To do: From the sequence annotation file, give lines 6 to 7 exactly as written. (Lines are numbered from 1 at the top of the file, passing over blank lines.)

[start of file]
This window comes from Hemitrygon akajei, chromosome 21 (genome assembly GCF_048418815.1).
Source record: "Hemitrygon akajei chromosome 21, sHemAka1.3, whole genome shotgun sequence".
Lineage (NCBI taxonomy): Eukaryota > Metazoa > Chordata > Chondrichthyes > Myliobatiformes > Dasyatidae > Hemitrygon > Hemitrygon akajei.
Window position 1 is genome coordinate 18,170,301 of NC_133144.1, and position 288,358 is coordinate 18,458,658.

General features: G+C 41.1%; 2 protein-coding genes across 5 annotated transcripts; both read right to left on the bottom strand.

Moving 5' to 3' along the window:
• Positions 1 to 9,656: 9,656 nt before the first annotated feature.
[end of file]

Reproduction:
Moving 5' to 3' along the window:
• Positions 1 to 9,656: 9,656 nt before the first annotated feature.